The 35-hour Work Week

How much of a difference would it make for you if your workweek was cut to 35 hours? Jared Keller writes in Pacific Standard that the city of Gothenburg, Sweden has proposed to conduct a year-long experiment in which “the municipal council will separate employees into two different groups at the same pay rate, with a test group working six-hour days and a control group working the traditional eight.” According to the city’s deputy mayor, the hope is that workers will feel mentally and physically better and take fewer sick days, while becoming more efficient.

Keller points out that another country that tried our a 35-hour work week—France—didn’t succeed in lowering unemployment or improve the mental well-being of its workers.

One reason for this could be our collective rat race mentality:

The impulse to produce, to succeed, and to advance can outweigh any incentive provided by a limit on work, legal or not (especially in countries like, say, the United States, where “I’m working late” is seen as a sign of occupational devotion and hard work). In today’s competitive economy that often means being reachable—and responsible—at least over email, well after the close of business. Many workers in the technology, media, and advertising sectors are on call 24 hours a day.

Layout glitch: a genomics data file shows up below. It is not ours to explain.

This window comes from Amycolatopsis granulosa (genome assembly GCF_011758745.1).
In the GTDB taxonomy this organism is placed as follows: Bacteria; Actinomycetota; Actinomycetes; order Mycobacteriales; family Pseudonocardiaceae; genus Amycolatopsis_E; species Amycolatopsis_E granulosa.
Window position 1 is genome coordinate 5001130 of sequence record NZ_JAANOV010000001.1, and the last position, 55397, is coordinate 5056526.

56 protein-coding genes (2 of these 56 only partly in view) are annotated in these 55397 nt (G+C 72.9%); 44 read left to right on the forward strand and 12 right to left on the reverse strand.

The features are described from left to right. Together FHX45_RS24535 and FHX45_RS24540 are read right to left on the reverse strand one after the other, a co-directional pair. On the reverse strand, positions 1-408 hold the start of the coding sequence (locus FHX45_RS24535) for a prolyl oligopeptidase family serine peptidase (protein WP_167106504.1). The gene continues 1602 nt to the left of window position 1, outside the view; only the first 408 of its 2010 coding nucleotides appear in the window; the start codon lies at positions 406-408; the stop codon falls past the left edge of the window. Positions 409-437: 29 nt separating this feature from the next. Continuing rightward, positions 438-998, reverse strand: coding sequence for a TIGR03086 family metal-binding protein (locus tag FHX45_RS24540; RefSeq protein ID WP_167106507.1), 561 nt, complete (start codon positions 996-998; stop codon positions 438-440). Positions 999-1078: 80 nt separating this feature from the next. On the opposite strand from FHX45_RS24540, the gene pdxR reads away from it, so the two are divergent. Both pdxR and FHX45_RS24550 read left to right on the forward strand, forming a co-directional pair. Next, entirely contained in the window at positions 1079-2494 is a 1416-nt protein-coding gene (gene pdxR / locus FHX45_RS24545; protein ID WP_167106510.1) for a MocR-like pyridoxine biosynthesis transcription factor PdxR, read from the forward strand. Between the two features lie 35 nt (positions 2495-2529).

Even so, a shorter workweek is possible for those who don’t exactly spend all of their time at work doing work. How much of your workday is composed of distractions—i.e. reading blogs and news sites or chatting with coworkers? In his book about young Wall Street workers, Kevin Roose wrote that young bankers spent a notoriously high amount of hours at work, but that some of those hours were spent bored or reading Dealbreaker, while waiting to be given the kind of work that would keep them at their desks all night.

Photo: Sunshine City

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